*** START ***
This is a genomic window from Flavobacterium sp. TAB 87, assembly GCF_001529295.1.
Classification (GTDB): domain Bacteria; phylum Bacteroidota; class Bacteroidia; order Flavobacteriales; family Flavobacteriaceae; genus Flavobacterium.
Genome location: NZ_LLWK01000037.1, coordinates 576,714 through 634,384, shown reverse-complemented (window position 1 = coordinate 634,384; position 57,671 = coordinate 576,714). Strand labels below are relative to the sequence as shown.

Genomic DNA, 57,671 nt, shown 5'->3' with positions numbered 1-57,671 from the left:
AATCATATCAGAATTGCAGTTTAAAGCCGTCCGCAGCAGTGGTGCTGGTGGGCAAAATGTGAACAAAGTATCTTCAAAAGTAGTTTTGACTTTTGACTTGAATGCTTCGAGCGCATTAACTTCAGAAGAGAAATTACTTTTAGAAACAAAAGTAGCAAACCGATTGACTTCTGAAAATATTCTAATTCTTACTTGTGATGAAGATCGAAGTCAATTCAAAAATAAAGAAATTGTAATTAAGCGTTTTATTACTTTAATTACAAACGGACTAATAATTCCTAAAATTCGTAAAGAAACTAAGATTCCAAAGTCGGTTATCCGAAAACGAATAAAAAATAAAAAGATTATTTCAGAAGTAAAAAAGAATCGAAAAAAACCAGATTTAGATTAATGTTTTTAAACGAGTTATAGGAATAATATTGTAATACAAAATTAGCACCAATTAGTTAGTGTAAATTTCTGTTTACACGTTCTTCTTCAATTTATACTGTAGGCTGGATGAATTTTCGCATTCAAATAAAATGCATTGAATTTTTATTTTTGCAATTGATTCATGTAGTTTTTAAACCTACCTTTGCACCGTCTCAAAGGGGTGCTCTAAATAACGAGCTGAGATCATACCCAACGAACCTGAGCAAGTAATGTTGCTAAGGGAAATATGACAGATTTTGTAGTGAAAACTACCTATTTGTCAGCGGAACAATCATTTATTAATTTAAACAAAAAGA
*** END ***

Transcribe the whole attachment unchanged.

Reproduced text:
This is a genomic window from Flavobacterium sp. TAB 87, assembly GCF_001529295.1.
Classification (GTDB): domain Bacteria; phylum Bacteroidota; class Bacteroidia; order Flavobacteriales; family Flavobacteriaceae; genus Flavobacterium.
Genome location: NZ_LLWK01000037.1, coordinates 576,714 through 634,384, shown reverse-complemented (window position 1 = coordinate 634,384; position 57,671 = coordinate 576,714). Strand labels below are relative to the sequence as shown.

Genomic DNA, 57,671 nt, shown 5'->3' with positions numbered 1-57,671 from the left:
AATCATATCAGAATTGCAGTTTAAAGCCGTCCGCAGCAGTGGTGCTGGTGGGCAAAATGTGAACAAAGTATCTTCAAAAGTAGTTTTGACTTTTGACTTGAATGCTTCGAGCGCATTAACTTCAGAAGAGAAATTACTTTTAGAAACAAAAGTAGCAAACCGATTGACTTCTGAAAATATTCTAATTCTTACTTGTGATGAAGATCGAAGTCAATTCAAAAATAAAGAAATTGTAATTAAGCGTTTTATTACTTTAATTACAAACGGACTAATAATTCCTAAAATTCGTAAAGAAACTAAGATTCCAAAGTCGGTTATCCGAAAACGAATAAAAAATAAAAAGATTATTTCAGAAGTAAAAAAGAATCGAAAAAAACCAGATTTAGATTAATGTTTTTAAACGAGTTATAGGAATAATATTGTAATACAAAATTAGCACCAATTAGTTAGTGTAAATTTCTGTTTACACGTTCTTCTTCAATTTATACTGTAGGCTGGATGAATTTTCGCATTCAAATAAAATGCATTGAATTTTTATTTTTGCAATTGATTCATGTAGTTTTTAAACCTACCTTTGCACCGTCTCAAAGGGGTGCTCTAAATAACGAGCTGAGATCATACCCAACGAACCTGAGCAAGTAATGTTGCTAAGGGAAATATGACAGATTTTGTAGTGAAAACTACCTATTTGTCAGCGGAACAATCATTTATTAATTTAAACAAAAAGA